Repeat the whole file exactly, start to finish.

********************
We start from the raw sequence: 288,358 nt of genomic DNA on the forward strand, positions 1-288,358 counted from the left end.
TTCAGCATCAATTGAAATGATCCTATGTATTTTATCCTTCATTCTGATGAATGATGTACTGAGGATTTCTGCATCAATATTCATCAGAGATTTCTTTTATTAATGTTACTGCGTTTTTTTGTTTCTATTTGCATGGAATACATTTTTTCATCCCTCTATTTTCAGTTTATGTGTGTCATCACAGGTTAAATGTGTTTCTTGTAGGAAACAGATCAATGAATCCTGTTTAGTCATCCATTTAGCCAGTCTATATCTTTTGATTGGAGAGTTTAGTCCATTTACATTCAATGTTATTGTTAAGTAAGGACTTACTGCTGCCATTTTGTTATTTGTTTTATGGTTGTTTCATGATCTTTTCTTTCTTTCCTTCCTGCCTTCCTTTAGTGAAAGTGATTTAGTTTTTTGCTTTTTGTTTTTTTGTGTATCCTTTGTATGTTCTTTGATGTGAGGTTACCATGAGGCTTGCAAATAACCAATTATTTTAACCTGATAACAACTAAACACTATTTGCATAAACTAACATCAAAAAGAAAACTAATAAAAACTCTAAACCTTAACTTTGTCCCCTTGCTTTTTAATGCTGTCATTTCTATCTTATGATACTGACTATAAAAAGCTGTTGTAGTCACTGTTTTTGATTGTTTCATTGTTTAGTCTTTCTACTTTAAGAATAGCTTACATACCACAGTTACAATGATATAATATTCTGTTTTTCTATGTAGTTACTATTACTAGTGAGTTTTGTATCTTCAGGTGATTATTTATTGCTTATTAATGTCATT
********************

We start from the raw sequence: 288,358 nt of genomic DNA on the forward strand, positions 1-288,358 counted from the left end.
TTCAGCATCAATTGAAATGATCCTATGTATTTTATCCTTCATTCTGATGAATGATGTACTGAGGATTTCTGCATCAATATTCATCAGAGATTTCTTTTATTAATGTTACTGCGTTTTTTTGTTTCTATTTGCATGGAATACATTTTTTCATCCCTCTATTTTCAGTTTATGTGTGTCATCACAGGTTAAATGTGTTTCTTGTAGGAAACAGATCAATGAATCCTGTTTAGTCATCCATTTAGCCAGTCTATATCTTTTGATTGGAGAGTTTAGTCCATTTACATTCAATGTTATTGTTAAGTAAGGACTTACTGCTGCCATTTTGTTATTTGTTTTATGGTTGTTTCATGATCTTTTCTTTCTTTCCTTCCTGCCTTCCTTTAGTGAAAGTGATTTAGTTTTTTGCTTTTTGTTTTTTTGTGTATCCTTTGTATGTTCTTTGATGTGAGGTTACCATGAGGCTTGCAAATAACCAATTATTTTAACCTGATAACAACTAAACACTATTTGCATAAACTAACATCAAAAAGAAAACTAATAAAAACTCTAAACCTTAACTTTGTCCCCTTGCTTTTTAATGCTGTCATTTCTATCTTATGATACTGACTATAAAAAGCTGTTGTAGTCACTGTTTTTGATTGTTTCATTGTTTAGTCTTTCTACTTTAAGAATAGCTTACATACCACAGTTACAATGATATAATATTCTGTTTTTCTATGTAGTTACTATTACTAGTGAGTTTTGTATCTTCAGGTGATTATTTATTGCTTATTAATGTCATT